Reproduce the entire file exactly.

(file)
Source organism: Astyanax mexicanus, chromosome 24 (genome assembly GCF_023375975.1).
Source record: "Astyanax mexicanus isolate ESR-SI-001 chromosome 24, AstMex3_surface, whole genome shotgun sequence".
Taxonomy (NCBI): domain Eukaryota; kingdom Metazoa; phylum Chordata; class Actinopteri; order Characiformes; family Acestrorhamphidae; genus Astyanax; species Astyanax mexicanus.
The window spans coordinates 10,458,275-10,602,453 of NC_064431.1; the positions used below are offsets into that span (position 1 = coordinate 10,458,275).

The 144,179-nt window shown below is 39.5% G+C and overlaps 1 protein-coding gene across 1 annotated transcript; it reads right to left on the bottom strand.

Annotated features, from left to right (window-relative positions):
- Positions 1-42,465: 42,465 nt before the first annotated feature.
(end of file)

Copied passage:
Source organism: Astyanax mexicanus, chromosome 24 (genome assembly GCF_023375975.1).
Source record: "Astyanax mexicanus isolate ESR-SI-001 chromosome 24, AstMex3_surface, whole genome shotgun sequence".
Taxonomy (NCBI): domain Eukaryota; kingdom Metazoa; phylum Chordata; class Actinopteri; order Characiformes; family Acestrorhamphidae; genus Astyanax; species Astyanax mexicanus.
The window spans coordinates 10,458,275-10,602,453 of NC_064431.1; the positions used below are offsets into that span (position 1 = coordinate 10,458,275).

The 144,179-nt window shown below is 39.5% G+C and overlaps 1 protein-coding gene across 1 annotated transcript; it reads right to left on the bottom strand.

Annotated features, from left to right (window-relative positions):
- Positions 1-42,465: 42,465 nt before the first annotated feature.